Creative juices empty, we recycle nicknames

Listening to the radio a couple of days ago, I heard ex-soccer pro Dan "Let Them Dance" Malesela make a brilliant point.

Malesela says the lack of passion on our soccer fields could, in part, be blamed on the dwindling culture of nicknames. He says when the crowd roars your name, you up your game.

So while we leave the Carlos Parreiras of this world to agonise about defence and attack formations, we the masses have the responsibility to spur the guys on, ala Aaaaaaace of old.

Pity, though, that our national creative juices are running dangerously low.

We keep on recycling the nicknames Ace, Pro, Killer, Chippa over and over and over again. We are so unimaginative you could go to Klipgat and find a team named Klipgat Orlando Pirates.

Surprised? Why would a serious Premiership side call itself The Brazilians? How in the heavens can you call a national (cricket) side the Proteas? What are we going to call little Sunday school girl guides if we name professional cricketers after flowers?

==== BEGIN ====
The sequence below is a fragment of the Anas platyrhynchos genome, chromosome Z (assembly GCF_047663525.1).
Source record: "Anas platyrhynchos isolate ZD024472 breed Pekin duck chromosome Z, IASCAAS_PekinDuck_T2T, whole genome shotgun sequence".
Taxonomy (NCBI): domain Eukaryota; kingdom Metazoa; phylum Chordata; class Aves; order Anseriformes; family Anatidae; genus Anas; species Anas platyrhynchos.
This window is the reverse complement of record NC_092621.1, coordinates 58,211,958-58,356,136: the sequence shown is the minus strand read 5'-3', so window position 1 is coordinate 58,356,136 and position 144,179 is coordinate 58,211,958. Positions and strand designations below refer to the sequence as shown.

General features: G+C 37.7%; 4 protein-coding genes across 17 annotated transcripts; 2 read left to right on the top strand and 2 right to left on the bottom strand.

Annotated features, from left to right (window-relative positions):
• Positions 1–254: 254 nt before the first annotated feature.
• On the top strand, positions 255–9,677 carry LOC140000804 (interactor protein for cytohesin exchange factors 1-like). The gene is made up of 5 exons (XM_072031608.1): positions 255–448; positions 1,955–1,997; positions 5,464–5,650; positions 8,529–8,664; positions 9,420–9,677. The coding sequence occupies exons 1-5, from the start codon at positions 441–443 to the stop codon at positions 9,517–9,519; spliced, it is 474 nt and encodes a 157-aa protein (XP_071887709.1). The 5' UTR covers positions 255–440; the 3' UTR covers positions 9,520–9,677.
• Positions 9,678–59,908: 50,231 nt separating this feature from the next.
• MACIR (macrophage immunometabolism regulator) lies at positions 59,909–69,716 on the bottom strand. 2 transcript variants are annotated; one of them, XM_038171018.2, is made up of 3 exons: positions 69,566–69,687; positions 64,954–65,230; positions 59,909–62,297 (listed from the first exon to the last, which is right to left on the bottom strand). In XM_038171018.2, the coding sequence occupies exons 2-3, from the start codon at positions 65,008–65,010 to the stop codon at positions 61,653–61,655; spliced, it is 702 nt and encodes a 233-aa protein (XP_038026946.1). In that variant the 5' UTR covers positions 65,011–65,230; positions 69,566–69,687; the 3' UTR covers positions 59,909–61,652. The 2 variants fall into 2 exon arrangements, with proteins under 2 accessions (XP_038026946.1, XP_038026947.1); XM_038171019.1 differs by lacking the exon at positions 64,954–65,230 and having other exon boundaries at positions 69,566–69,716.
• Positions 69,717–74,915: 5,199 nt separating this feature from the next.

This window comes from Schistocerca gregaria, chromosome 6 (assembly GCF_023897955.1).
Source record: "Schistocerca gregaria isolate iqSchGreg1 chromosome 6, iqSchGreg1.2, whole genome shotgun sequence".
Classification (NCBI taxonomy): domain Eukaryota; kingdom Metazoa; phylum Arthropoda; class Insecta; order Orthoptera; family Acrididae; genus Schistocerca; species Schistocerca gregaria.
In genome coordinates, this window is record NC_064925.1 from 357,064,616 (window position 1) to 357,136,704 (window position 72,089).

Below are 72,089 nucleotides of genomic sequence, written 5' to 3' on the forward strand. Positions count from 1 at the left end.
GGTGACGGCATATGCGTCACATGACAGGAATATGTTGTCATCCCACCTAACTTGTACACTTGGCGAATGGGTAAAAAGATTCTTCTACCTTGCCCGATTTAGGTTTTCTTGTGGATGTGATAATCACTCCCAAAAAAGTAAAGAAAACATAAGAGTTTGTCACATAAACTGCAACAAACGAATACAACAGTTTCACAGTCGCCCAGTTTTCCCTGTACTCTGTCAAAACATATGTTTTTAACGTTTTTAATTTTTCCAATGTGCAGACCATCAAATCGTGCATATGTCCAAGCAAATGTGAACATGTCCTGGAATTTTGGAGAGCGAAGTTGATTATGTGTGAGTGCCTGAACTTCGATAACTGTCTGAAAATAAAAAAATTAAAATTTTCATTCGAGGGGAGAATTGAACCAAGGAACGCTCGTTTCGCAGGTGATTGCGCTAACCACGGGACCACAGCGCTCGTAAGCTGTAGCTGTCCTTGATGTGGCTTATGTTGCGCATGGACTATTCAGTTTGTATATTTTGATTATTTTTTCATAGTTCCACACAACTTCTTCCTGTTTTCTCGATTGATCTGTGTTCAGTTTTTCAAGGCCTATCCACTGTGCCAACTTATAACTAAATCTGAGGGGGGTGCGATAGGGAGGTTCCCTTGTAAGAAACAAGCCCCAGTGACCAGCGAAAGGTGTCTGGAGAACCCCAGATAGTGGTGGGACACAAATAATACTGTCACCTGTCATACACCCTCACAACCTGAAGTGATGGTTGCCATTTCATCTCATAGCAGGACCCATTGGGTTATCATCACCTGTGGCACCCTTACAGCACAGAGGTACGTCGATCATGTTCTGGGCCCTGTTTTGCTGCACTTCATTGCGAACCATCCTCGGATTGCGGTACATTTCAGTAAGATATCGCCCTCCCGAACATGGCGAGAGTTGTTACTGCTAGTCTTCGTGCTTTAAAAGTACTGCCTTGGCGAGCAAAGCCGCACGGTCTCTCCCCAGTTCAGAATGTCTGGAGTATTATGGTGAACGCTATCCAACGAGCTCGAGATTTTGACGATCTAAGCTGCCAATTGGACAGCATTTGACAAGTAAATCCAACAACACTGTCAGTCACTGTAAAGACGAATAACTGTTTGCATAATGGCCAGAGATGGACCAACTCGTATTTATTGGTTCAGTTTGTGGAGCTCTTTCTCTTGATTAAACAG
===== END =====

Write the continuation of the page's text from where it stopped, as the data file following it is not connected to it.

Dingaan Thobela was one of the best fighters we ever produced, but to call him The Rose is what our Model C generation would call yuk. Jeepers!

There was a golden era of imagination when we coined nicknames such as Go-Man-Go, Qhum' Bhatata, Close The Kitchen Door (goalie), Al Die Hoekies, Kaapse Dans, Bump Jive, Maria Maria and so forth.

People flocked to the stadiums in their thousands to see magic on the pitch and cheer the athletes on.

Let's be honest. Who wants to leave home to go and watch some Oupa Mohale or Mohau Tsotetsi?

Think, people, think.

It is very much the same in boxing. We had grand gladiators we called King Kong, Axe Killer, Tap Tap ...

It's all gone.

I got a signal the fanfare was coming to an end when a well-known boxer was interviewed on TV years back. He went by a name as unexciting as Jeremiah Mofokeng. I can't resist repeating the story.

The interviewer asked him to predict the outcome of his fight.

The lacklustre pugilist, dour as yesterday's soda water, mumbled into the microphone: "I don't know. I can beat him, he can beat me, or it could be a draw. This is a game."

Quite intelligent, you punch- drunk little palooka you.

For goodness sake, who in their right mind leaves home (or the local tavern) to go watch a dumbo like that?

Rewind to the era of The Lip, The Greatest, the one and only Muhammad Ali. Punch for punch he can't have been the best that boxing has seen, but he made himself an icon by creating excitement around his fights: "I will whup him real bad ... He will be out in eight ... He's got a peanut head ... I'm gonna chop his head off ... He's an ugly bear ... I am the prettiest."

Now, you want to leave home and see that kind of boxer.

Not a mina-angazi boxer, damn it!